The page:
Monday 23 March 2015

Dear Diary (or, a sneaky way to add backstory)

This morning I was sorting through my sock drawer (expert procrastinator, remember?) when I found this:

I know, it doesn't look very exciting, but this is the diary I had when I was thirteen. I started off writing very neatly and then, as the year went on, my handwriting deteriorated into a scrawl and there are whole weeks where I didn't write anything at all.

What was the first entry?

Today I start my diary. I hope I can keep it going for 5 year's.

Scintillating stuff. Not to mention inappropriate use of an apostrophe.

Tried straightening my hair. Was very awkward and didn't work.

Some things never change.

Today we bought a puppy. He's a labrodor. We're calling him Elliott.

And just as my punctuation improves my spelling goes to pot.

Being a thirteen-year-old I spent a lot of time talking about boys, using code names - presumably in case the diary fell into The Wrong Hands. (The heroine's sister does this in Nemesis - where do you think I got that idea?). If I could remember who any of these boys were, it might make very entertaining reading. It doesn't help that I've also Tippexed over some entries and cut others out altogether, leaving neat little square holes. (I expect those were the juiciest bits!) Obviously it didn't occur to me that more than thirty years later those Wrong Hands would be mine.

I still have a fascination with diaries and journals, and I love collecting elegant notebooks - although most of the time I can't bring myself to 'spoil' them by actually writing in them. I just like to admire them and stroke them occasionally ...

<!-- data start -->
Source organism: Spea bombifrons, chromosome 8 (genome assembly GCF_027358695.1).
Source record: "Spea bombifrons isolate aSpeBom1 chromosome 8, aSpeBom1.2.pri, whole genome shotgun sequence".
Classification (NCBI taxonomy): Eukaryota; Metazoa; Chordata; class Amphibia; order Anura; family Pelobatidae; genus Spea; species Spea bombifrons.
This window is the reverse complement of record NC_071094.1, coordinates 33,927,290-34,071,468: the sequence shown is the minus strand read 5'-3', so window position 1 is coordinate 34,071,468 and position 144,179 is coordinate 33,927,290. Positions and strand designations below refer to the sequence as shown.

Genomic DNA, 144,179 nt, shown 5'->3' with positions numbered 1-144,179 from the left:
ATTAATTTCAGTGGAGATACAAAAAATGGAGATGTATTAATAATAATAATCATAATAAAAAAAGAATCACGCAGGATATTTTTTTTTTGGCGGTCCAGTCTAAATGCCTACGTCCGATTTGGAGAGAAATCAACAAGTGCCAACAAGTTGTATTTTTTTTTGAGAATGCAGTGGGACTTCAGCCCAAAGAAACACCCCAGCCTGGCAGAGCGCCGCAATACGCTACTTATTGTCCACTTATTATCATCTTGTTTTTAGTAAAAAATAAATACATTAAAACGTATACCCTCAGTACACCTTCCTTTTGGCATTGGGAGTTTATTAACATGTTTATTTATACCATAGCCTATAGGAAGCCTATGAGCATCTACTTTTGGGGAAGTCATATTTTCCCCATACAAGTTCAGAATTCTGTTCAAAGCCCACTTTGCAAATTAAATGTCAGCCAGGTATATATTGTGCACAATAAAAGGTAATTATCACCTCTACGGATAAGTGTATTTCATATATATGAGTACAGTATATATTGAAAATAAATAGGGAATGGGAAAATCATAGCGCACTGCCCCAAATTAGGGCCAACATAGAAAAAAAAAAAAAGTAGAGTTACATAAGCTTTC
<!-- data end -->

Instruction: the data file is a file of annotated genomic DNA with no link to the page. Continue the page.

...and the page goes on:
OK, moving swiftly on.

I've used journals as a way to describe past events  in two of my books Breathless and Something Wicked. Both stories are set in the present day but have a centuries old mystery to solve that I thought would more fun to tell first hand. For example, I could tell you that way back in 1696, herbalist Meg Lawrence was an outcast, despised and distrusted by the villagers she tried her best to help. Or I could allow her to tell you in her own words

"I might as well have 'witch' inscribed on my forehead..."

and allow her wry humour to show through.

Another reason I used a diary to tell Meg's story is because I've often found legend bears little resemblance to the truth - usually because a story has been told so many times it becomes garbled. In my fictional village of Buckley, the legend of 'Magik Meg' and her 'demon lover' has been heavily embellished to pull in the tourists. Back in the 17th century the characters saw themselves differently:

"Demon lover?" Jacob was delighted. "It seems my reputation precedes me."

Something else I had fun with was to have the characters in the present learn part of Meg's story, only for it to be followed by a contradicting entry in the journal. Which version is the truth?

The drawback to having characters in the present using a diary to solve a mystery set in the past is that all the work has been done for them. They know Meg died several centuries ago and that she was a witch. Obviously she was burnt at the stake or hung from the nearest tree. Or maybe flung from the bridge now known as The Drop? All they have to do is read her journal and everything will be revealed, right?

Of course, it's a pity the last few pages appear to be missing ...

Read More:

Beyond the Bridge
Let It Snow

(Photos taken at Plas Mawr, Conwy)


  1. I had to laugh at your collection of journals you don't want to spoil by writing in them. I thought I was the only one! :)
    Something Wicked sounds very intriguing! Going to order it now for my Kindle!

    1. Thank you, Kat! I hope you enjoy it! I always had the idea I would write in a beautiful leather-bound journal every evening, probably by candlelight! Sadly, I don't think that's going to happen!